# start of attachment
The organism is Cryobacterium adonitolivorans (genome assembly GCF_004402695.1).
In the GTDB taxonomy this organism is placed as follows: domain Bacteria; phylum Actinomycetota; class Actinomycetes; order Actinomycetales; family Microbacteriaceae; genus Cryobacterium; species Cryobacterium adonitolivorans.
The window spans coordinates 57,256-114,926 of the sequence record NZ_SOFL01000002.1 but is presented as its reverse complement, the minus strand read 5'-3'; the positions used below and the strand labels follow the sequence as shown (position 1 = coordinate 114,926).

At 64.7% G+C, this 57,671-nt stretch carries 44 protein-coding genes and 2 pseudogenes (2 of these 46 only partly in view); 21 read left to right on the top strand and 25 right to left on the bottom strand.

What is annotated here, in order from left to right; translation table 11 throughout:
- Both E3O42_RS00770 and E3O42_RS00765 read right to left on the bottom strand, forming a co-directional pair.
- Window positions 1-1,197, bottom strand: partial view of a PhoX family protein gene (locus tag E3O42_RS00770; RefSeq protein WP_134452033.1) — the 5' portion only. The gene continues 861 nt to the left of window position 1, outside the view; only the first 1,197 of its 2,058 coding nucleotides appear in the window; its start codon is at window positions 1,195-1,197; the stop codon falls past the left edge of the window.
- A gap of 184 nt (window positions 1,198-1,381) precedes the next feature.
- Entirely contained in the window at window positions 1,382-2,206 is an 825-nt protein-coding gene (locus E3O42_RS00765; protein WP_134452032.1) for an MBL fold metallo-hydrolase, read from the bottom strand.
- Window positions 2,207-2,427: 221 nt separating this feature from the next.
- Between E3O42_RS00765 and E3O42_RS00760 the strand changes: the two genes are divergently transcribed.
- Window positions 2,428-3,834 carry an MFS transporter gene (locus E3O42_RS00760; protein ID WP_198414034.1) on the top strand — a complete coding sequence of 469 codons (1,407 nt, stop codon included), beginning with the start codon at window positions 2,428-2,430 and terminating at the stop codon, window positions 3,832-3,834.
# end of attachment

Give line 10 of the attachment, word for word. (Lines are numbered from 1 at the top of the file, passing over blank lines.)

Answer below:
- Window positions 2,207-2,427: 221 nt separating this feature from the next.